Try this experiment. Take a piece of paper, crumple it up in a ball, and throw it as hard as you possible can. It won’t go very far no matter how much force you apply, because if it’s lightness. Now take a bowling ball and also throw it as hard as you can, and it also won’t go very far because of it’s heaviness. Now take a baseball and throw it. The baseballs mass is in the ‘goldilocks zone’ sweet spot of being not too heavy but not too light, and so the amount of force you apply will have a lot more impact on the final result. PRACTICE SHOULD BE ADDICTIVE. Don’t make practice an affliction, make it an addiction. When we practice, we’re regularly facing things we DON’T KNOW, and having big goals brings too much on the anxiety scale, which makes practicing a painful chore and cause us to quit. Part of finding the right zone in the right amount of challenge that works for you, is that it will feel GOOD. When you feel you’re going too far into the anxiety zone, cut your practice short and walk away. This is hard on our egos because it feels like the thing you are practicing has beaten you. It may feel counter productive to walk away from your practice, but in the long run you are getting far more out of your practice. Consistency leads to mastery, and you’ll want to do it every day if you can keep it fun! Let’s live CONSISTENCY over INTENSITY. I don’t know about you, but I want to be still practicing when I’m 110 years young! There is a cost to going to your redline max too often. Going to your maximum intensity means you will have to take a break by definition. If you didn’t go full intensity to your max, then you won’t need to take a break in the first place. If you don’t need to take a break, you didn’t really go to your maximum intensity. Too much chaos, novelty, and unpredictability can put the brain into a mode where it is detecting possible threats, and can keep you from dropping into flow. This is too much challenge and the brain needs to stay heightened to protect itself. The prefrontal cortex is staying too active, and too much thinking is a flow blocker. Continue to build awareness in your practice with measurement and reflection, because your goldilocks sweetspot of how much challenge and intensity to add to your practice, will always be changing, even daily! 

‘The 4% Edge’ For Drumming & Life

This is an excerpt from my upcoming book ‘The Rhythm Of Practice’, a guide on how to get to the most our of your daily practice, with tools and tactics to create your best self and live your vision.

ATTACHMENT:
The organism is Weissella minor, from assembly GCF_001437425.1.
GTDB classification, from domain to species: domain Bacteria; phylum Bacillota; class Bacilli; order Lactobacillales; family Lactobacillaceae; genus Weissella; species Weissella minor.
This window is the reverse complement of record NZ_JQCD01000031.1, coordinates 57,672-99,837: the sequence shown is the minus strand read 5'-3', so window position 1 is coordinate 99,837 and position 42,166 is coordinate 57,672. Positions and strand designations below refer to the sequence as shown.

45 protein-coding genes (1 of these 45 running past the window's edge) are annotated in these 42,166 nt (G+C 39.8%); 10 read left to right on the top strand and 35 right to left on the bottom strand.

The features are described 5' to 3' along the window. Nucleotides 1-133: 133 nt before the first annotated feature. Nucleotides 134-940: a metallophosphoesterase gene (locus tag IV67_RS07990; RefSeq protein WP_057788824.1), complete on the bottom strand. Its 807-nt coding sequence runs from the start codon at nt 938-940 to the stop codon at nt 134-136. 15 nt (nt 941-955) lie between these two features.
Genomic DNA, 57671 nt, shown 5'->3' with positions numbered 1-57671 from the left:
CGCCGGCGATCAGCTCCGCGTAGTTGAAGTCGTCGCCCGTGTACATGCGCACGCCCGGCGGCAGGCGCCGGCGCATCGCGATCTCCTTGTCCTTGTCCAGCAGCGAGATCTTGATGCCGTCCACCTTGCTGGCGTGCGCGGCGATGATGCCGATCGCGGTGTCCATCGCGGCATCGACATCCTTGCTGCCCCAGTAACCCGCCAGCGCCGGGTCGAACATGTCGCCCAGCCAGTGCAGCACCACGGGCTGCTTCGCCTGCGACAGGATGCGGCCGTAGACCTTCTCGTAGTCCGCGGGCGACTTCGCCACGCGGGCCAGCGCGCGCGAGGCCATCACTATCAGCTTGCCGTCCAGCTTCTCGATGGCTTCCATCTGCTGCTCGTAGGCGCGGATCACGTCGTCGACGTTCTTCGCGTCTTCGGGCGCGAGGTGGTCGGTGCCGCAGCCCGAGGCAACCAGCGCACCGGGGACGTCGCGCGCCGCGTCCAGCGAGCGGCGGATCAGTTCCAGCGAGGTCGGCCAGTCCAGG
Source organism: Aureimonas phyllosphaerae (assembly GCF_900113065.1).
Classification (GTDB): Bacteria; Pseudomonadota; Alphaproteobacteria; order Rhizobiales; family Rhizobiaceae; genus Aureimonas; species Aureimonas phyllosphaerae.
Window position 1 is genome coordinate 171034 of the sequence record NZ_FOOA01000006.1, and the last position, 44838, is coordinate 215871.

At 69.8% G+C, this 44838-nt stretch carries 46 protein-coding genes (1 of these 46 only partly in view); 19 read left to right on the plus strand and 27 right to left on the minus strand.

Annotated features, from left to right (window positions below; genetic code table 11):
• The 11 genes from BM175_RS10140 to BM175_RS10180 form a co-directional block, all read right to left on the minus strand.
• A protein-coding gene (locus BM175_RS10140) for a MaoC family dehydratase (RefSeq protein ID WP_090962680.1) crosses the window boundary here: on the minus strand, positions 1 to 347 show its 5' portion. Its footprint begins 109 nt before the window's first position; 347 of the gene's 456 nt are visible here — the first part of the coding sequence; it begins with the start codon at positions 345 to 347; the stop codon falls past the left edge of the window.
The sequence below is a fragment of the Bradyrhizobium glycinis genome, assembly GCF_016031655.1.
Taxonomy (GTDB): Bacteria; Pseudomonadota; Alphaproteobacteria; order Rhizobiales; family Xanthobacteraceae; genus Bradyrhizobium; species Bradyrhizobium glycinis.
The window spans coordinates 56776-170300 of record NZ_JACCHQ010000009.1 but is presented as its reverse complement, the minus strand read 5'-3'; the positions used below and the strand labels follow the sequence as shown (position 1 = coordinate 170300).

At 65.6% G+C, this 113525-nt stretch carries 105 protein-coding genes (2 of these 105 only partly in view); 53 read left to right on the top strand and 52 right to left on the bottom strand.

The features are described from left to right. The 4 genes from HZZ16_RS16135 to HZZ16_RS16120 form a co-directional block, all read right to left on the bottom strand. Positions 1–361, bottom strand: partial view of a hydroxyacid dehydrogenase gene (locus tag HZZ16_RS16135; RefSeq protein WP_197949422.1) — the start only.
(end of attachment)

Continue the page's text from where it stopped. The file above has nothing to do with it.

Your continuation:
The delicate balance of putting yourself in challenging situations by following the path of most resistance is tricky. We are building our skills every day, but to get to what seems impossible today, we are going forward a little at a time, in harmony with the skills we have right now. The goldilocks zone is presenting yourself with just enough challenge to demand all your focus by pushing you into flow state by stepping up and rising to the challenge. To much challenge to too little skill and you are overwhelmed, creating anxiety. Too little challenge to too much skill is too easy, creating boredom. Pushing yourself just 4% above your current skill has been found to be the magic number. It seems small, but small improvements over time will compound over days, month, and years to take you to what seems impossible today.

Become an engineer of designing uncomfortable situations for yourself to be in, but not so much that you’re completely flooded. 4% is not that much! Struggle is a crucial element of flow, but seeking out just the right amount and when, is an art. Awareness is the key to finding the razor’s edge fine line of balance, that will always be changing in the different seasons of your practice as you progress. Not enough challenge makes you bored, and too much challenge gives you anxiety, and flow exists right in the sweet spot between the two. Playing exactly what you already know presents 0% challenge, so when we say ‘the 4% rule’, we are trying to add just enough disquiet and unease to rise to the challenge and kickstart the flow process. Make it your mission to explore this sweet spot between comfortable security and restless uncertainty.

This means inviting frequent and regular frustration and failure. Just enough of a fear of failure, but not too much or too little. The sweetspot in between is just enough discomfort to get into flow. You are pushed just enough out of your comfort zone. There is a matching of challenge and skill. I love drumming, but if you asked me to play the latest Cirque Du Soleil show the challenge would far surpass my current skill, and there would be no flow in it at all for me. But the players in the show, having learned the show 4% at a time building one challenge after another and playing it hundreds of times, drop into flow regularly when performing. They couldn’t perform at that high a level WITHOUT dropping into flow states, and that would go for not only their musicians, but all the performers in this world class show.